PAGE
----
Quite apart from the fact that all historical sales patterns have just been blown out of the window, the print numbers for academic books are now just so low that spending time thinking about the right number to print is a waste of time and energy. The right number to print for a book that’s going to sell 200 copies is zero! It should be set up for print on demand right away. The unit cost — which is the number all publishers focus on like a Siren call — is likely to be insignificantly different as between 200 and 250 copies, so that there’s really no payback on the time spent figuring out which number is better.* And the difference between the unit costs for 200 printed by offset and for 1 copy printed by POD is not so large that the difference is going to make or mar anyone’s annual performance. BUT, even more significantly, if you used POD for all your books and consequently didn’t have a warehouse you might be saving (I don’t know, and it will vary from case to case anyway, but let’s say) 25% of your overhead costs. Plus, you will no longer have most of your capital tied up in an inventory of unsold books sitting in that warehouse for however long it takes to get rid of them. Plus, you will never be out of stock. However good your demand planning, there cannot but be cases when you sell more than you expect to and end up without stock, which necessitates a rush reprint which may mean you can’t sell any copies for a couple of weeks. Plus, there are always a few mistakes where too many books are printed, sit around accruing storage costs for a couple of years, and then have to be wasted. None of that needs to be thought about if you’ve set up all your books for print on demand.

Mr Shatzkin implies that Lightning Source is the only game in town, but of course this isn’t the case. Lightning Source is a division of Ingram, and this provides a large measure of efficiency as books shuttle from binding line to wholesale shipping. They are a wonderful operation and all publishers should be using them, but other suppliers, notably Bridgeport National Bindery, can provide a similar service. In fact when it comes to hardback books (and yes, you can do a hardback book via print on demand) Bridgeport will make you a superior product.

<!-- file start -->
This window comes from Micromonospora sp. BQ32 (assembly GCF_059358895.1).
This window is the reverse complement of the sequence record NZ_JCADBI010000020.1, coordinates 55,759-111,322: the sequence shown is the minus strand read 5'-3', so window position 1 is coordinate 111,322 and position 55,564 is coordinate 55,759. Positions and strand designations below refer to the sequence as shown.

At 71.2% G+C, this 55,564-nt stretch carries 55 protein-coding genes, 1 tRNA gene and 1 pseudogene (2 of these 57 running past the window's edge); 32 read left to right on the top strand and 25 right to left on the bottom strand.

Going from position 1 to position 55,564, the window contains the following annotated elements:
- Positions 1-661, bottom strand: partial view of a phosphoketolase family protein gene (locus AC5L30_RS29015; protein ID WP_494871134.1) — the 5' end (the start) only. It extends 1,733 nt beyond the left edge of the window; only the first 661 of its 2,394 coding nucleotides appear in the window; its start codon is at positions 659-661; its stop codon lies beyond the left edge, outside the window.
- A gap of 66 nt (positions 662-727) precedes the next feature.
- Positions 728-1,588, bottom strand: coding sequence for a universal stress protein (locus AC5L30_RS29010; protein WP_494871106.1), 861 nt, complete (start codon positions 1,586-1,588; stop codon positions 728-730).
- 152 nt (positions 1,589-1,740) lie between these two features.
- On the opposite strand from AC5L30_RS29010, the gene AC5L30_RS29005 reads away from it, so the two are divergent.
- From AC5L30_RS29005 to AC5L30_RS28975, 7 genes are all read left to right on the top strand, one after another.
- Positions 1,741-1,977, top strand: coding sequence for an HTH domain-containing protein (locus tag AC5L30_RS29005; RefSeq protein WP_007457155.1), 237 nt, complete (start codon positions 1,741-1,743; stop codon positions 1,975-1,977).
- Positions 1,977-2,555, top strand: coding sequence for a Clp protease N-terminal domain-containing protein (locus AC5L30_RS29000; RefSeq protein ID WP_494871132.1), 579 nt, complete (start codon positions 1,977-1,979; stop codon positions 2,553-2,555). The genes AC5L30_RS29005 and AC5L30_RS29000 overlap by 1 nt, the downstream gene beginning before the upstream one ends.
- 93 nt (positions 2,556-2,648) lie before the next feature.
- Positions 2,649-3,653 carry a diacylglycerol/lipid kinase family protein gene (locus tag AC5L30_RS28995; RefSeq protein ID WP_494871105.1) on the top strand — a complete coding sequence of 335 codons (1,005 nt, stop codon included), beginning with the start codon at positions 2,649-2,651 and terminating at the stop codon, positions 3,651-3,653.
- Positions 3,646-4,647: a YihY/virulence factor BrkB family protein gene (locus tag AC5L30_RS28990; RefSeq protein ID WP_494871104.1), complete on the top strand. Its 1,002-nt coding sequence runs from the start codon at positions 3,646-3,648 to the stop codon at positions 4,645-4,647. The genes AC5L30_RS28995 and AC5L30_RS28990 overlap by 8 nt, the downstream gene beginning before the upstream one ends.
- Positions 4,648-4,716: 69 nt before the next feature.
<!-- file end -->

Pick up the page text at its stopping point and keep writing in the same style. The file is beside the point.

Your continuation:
Anyone setting up an academic press these days — and such daring souls do seem to exist — should forget about warehousing and inventory and exclusively use print on demand. When I was first involved in the POD game, the main concern from publishers was the quality. This is no longer an issue, though some traditionalists love to hang onto it as an excuse for inaction. The reason early POD books didn’t look good is that back then nobody had text files: computers were just beginning to be used in book production then. Early POD books were made from a scan of a printed book. Some of these printed books were less than beautiful printing jobs (yes, traditionalists, even an offset book can be badly printed) and the resulting POD version could never be better than the book it scanned. Be it also admitted that scanning was often less than brilliant. Sure every publisher dreams of the big book where they could clean up on a really low unit cost — but beware, hubris beckons. Stay with the basics, and if you do end up selling thousands of one of your books at a unit cost higher than it might have been, at least you have made money, less perhaps than you might, but losing money is always simpler than making it, so be grateful for what you’ve got in the bank.


* Just about the worst decision a publisher can make is to print more copies of a book because the unit cost is lower (thus the potential profit margin is higher) at the bigger number. Print what you know you can sell. Not one copy more.